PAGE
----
Vernal Pool created in an area that once wasa parking. Van Atta Associates. Photo by Saxon Holt
In addition, our constructed “native” landscape would require years of intensive maintenance to get it established, and decades of ongoing management to keep it native. After this experience, Del Tredici’s analogy to gardening resonated with me.

Del Tredici’s conclusion for designers and gardeners is to “not to limit themselves to a palette of native species that might once have grown on the site.” He argues for using plants that will tolerate the conditions of the site, native or not, particularly in the tough urban conditions.

I have two responses to the article. The first is to agree with Del Tredici’s claim that ecological restoration creates “entirely artificial and constructed” landscapes. It’s absolutely true. It bursts the romantic notion that we can bring back plant and animal communities as they existed before Columbus arrived. It also challenges the myth that native plants are natural, good, low maintenance, and self-sustaining. They aren’t. They require human intervention. The sooner we can lose the mythology that “nature” will come back one day, the sooner we can get to the real work of creating entirely artificial, native landscapes that perform essential ecological services.  See my posting here for more on this.

Boardwalk at Lagoon Park in Santa Barbara by Van Atta Associates. Photo by Saxon Holt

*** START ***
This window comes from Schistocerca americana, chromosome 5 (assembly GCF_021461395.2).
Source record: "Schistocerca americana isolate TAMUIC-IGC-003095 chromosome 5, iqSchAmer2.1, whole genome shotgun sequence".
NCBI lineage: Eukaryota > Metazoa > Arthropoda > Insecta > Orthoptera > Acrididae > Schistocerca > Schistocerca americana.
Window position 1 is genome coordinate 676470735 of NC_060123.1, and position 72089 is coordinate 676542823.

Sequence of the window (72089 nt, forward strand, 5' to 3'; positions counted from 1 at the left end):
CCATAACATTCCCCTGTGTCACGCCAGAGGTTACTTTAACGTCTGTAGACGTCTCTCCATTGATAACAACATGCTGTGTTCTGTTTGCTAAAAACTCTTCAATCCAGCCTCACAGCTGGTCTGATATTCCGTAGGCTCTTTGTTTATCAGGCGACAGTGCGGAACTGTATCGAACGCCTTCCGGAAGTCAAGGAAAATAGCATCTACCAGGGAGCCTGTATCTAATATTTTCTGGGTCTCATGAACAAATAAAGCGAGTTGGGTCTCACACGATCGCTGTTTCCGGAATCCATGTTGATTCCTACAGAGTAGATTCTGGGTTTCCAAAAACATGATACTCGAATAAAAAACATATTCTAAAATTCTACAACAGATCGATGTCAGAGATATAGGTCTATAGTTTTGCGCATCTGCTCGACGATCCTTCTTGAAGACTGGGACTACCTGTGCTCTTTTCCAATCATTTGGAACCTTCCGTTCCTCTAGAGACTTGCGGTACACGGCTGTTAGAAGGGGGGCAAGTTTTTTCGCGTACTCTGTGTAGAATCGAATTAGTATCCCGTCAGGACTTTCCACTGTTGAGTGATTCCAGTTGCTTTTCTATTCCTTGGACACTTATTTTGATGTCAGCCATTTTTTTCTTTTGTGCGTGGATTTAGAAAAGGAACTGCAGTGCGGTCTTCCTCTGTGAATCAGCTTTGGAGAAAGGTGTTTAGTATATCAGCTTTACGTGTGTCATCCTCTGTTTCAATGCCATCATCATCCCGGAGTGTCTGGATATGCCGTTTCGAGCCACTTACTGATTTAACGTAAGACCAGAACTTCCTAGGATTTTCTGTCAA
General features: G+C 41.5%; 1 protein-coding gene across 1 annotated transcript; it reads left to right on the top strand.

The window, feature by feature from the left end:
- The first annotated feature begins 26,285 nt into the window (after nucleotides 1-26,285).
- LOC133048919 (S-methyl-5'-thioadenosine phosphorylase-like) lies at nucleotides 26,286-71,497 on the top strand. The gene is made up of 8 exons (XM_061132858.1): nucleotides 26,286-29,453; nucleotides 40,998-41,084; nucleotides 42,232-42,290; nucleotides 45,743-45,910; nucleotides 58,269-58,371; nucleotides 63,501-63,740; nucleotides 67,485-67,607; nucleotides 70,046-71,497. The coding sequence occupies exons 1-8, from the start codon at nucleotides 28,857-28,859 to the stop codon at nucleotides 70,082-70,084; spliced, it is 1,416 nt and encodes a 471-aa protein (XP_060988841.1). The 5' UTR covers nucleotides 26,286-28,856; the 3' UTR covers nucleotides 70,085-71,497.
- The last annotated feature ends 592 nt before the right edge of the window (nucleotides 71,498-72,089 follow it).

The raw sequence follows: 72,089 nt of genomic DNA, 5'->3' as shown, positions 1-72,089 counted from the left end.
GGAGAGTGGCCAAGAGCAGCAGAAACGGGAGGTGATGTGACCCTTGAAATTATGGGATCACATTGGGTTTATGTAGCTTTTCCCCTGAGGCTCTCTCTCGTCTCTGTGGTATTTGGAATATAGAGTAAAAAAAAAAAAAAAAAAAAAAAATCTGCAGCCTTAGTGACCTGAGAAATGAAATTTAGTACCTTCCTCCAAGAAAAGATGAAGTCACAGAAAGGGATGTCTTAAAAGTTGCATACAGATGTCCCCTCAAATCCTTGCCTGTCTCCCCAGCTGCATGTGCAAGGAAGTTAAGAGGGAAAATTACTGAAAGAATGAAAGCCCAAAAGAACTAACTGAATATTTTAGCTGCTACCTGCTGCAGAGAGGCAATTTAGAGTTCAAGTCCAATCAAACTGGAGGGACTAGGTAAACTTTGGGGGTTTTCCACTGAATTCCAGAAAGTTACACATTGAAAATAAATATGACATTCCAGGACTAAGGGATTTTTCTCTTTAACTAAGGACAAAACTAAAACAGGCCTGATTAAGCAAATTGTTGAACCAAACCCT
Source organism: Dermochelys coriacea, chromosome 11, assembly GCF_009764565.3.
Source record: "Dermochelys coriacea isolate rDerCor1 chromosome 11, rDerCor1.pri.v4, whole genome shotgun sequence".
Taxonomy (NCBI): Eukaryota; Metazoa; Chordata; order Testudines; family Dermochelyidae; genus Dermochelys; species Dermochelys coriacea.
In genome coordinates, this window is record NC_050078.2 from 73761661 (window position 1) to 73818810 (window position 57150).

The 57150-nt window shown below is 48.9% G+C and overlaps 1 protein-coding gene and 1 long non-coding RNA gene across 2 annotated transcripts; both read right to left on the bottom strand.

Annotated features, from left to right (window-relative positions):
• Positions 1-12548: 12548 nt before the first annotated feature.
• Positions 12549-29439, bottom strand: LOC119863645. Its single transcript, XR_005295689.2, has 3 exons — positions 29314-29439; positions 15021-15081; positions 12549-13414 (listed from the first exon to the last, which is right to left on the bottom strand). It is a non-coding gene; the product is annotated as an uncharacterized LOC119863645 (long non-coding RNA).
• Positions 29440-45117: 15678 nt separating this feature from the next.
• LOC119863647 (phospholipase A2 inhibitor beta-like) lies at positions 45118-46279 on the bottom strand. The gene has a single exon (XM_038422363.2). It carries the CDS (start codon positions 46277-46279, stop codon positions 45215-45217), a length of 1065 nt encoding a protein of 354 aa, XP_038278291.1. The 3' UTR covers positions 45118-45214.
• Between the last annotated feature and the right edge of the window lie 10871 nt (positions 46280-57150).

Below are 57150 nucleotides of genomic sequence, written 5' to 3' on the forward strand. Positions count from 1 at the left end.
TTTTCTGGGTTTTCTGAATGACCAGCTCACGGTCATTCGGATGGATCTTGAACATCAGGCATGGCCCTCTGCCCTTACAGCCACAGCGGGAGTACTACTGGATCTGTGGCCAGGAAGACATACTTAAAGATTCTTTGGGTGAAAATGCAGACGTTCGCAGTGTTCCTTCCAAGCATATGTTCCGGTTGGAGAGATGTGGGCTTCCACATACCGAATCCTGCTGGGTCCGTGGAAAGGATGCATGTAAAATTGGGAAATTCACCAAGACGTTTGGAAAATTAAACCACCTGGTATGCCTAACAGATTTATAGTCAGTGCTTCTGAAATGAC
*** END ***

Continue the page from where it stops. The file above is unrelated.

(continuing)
Secondly, I disagree somewhat with Del Tredici’s direction that designers abandon the native only approach. I certainly don’t mind using some non-natives. But implicit in Del Tredici’s assumption is that natives are somehow weaker or less adaptive to the tough conditions of an urban site than some non-natives. I entirely disagree with this point.

Of course, some natives—many of which are ubiquitous in the nursery trade—are not tough enough for urban sites. The natives that are widely available in the nursery trade are mostly selected for their ornamental value. We’ve hardly explored the full potential of native systems to address the environmental challenges of the day. To judge the adaptability of native plants based on the scant selection of natives that are currently available in the trade is preposterous. Mark Simmons, a researcher at The Lady Bird Johnson Center, is doing research that proves that many native plants are much tougher than non-natives and capable of solving many of our environmental problems. I will feature an article on his research later this month.

I love articles like Del Tredici’s. The debate over natives vs. exotic plants is really a debate about what is natural. I look forward to the day when we drop our romantic notions about nature existing somewhere “out there,” and can start to focus improving the ecology of the human-impacted landscapes that we encounter every day.

What do you think?  I would love to hear other reactions to Del Tredici's article, especially any who have some experience or thoughts about ecological restoration.